By absorbing sunlight, black-carbon particles heat the upper atmosphere while also reducing radiation at the surface. The new data indicates that the warming is winning out.
"The soot heating of the atmosphere exceeds the surface dimming and, as a result, the long-range, transported soot amplifies the global warming due to increase in carbon dioxide," says Professor V. Ramanathan at the Scripps Institution of Oceanography, UC San Diego. He and Scripps graduate student Odelle Hadley led the study, published online today in the Journal of Geophysical Research (Atmospheres). Other scientists at Scripps and the University of Iowa, Iowa City, also contributed to the study.
The black carbon transported from Asia in spring equals 77 percent of the black carbon emitted into the troposphere from North America during that season, the team also finds. The researchers used computer simulations and measurements of pollution taken in March and April of 2004 at the surface and at various elevations. Mostly soot, black carbon comes from automobile exhaust, agricultural burning and other sources.
Although the transported black-carbon pollution is an extremely small component of air pollution at land surface levels, it has a significant heating effect on the atmosphere at altitudes above two kilometers (7,000 feet). The particles influence the Pacific Ocean region, which drives much of Earth’s climate. "That’s the primary concern we have with these aerosols," said Hadley. "They can really affect global climate."
In a follow-on study funded by the California Energy Commission (CEC), Hadley, Ramanathan, and fellow Scripps climate scientist Craig Corrigan--who is also a coauthor on the black-carbon transport study--are now investigating how much carbon might be incorporated into precipitation. The study will also examine potential consequences for melt rates of snowpack in California’s Sierra Nevada mountains. Results from that study are expected by the end of this year.
The newly reported measure of black-carbon influx from Asia "is a startling finding by itself, but its potential importance is magnified by the fact that black carbon is believed to have a disproportional impact on regional climate," said Guido Franco, technical lead for climate-change research at the CEC’s Public Interest Energy Research (PIER) program.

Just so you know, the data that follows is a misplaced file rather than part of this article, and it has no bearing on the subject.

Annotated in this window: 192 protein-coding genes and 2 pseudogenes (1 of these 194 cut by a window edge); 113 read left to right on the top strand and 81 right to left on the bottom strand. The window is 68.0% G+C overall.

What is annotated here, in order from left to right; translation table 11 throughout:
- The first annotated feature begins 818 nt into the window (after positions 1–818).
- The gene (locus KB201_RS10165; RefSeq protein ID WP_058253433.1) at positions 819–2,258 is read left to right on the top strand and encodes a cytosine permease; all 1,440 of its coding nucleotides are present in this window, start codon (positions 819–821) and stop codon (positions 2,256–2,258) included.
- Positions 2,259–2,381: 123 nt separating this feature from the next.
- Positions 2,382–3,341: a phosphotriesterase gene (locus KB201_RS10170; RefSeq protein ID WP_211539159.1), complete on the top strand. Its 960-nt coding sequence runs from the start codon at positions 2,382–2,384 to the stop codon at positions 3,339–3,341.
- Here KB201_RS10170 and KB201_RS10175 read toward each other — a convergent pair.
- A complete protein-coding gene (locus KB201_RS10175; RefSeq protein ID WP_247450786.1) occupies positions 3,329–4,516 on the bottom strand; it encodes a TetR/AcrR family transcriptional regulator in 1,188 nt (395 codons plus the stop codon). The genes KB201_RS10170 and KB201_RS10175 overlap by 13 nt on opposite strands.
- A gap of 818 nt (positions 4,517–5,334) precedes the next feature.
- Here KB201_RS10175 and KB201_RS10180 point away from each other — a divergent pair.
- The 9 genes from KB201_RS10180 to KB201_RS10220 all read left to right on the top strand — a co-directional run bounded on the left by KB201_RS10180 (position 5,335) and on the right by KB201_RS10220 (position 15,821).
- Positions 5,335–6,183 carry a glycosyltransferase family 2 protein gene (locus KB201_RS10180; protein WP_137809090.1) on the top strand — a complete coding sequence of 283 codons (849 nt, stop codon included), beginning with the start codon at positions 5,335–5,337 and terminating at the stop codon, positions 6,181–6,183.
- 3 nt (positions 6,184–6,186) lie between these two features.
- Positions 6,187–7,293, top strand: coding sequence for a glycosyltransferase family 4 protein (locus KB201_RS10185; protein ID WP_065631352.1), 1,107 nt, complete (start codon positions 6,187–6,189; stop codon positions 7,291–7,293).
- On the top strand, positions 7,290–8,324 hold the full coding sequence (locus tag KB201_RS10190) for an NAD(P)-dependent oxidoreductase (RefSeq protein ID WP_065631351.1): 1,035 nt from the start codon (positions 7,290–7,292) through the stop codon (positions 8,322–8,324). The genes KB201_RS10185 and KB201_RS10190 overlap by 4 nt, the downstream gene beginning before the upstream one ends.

The black-carbon investigators compared predictions from a computer model called the Chemical Weather Forecast System (CFORS) to rarely available, in-flight data collected over the Eastern Pacific Ocean and to surface data from 30 West Coast meteorological stations.
Transport of Asian black carbon peaks in the spring when cold Arctic fronts dip to lower latitudes and loft warmer air to higher levels in the atmosphere. The eastward flow of the contaminants is part of a worldwide transport of aerosols, which remain aloft at high altitudes for up to two weeks.
Black carbon concentrations diminish as the pollution moves farther away from its sources in cities and farmlands in countries like China and India. However, over the Pacific Ocean, the particles are in sufficient concentration to have a warming effect on the upper atmosphere of between 2.04 and 2.55 watts per square meter, a prediction based on output from other computer models besides CFORS. By contrast, the black-carbon-induced dimming at the surface amounts to only -1.45 to -1.47 watts per square meter.
On a regional level, the amount of warming, or positive radiative forcing, the black carbon causes in the skies over the Pacific is about 40 percent of that attributed to the carbon dioxide increase of the last century, said Ramanathan. It likely has measurable effects on a variety of other physical and biological conditions in the areas of the Pacific over which the particulate pollution passes.
"We have to find out if this amplification is just restricted to spring time or is happening through out the year," Ramanathan says.
Scripps Oceanography researchers Greg Roberts and Guillaume Mauger, and Iowa’s Gregory Carmichael and Youhua Tang also took part in the study.
The National Science Foundation, the National Oceanic and Atmospheric Administration (NOAA), and the California Energy Commission funded the work.
Peter Weiss | AGU
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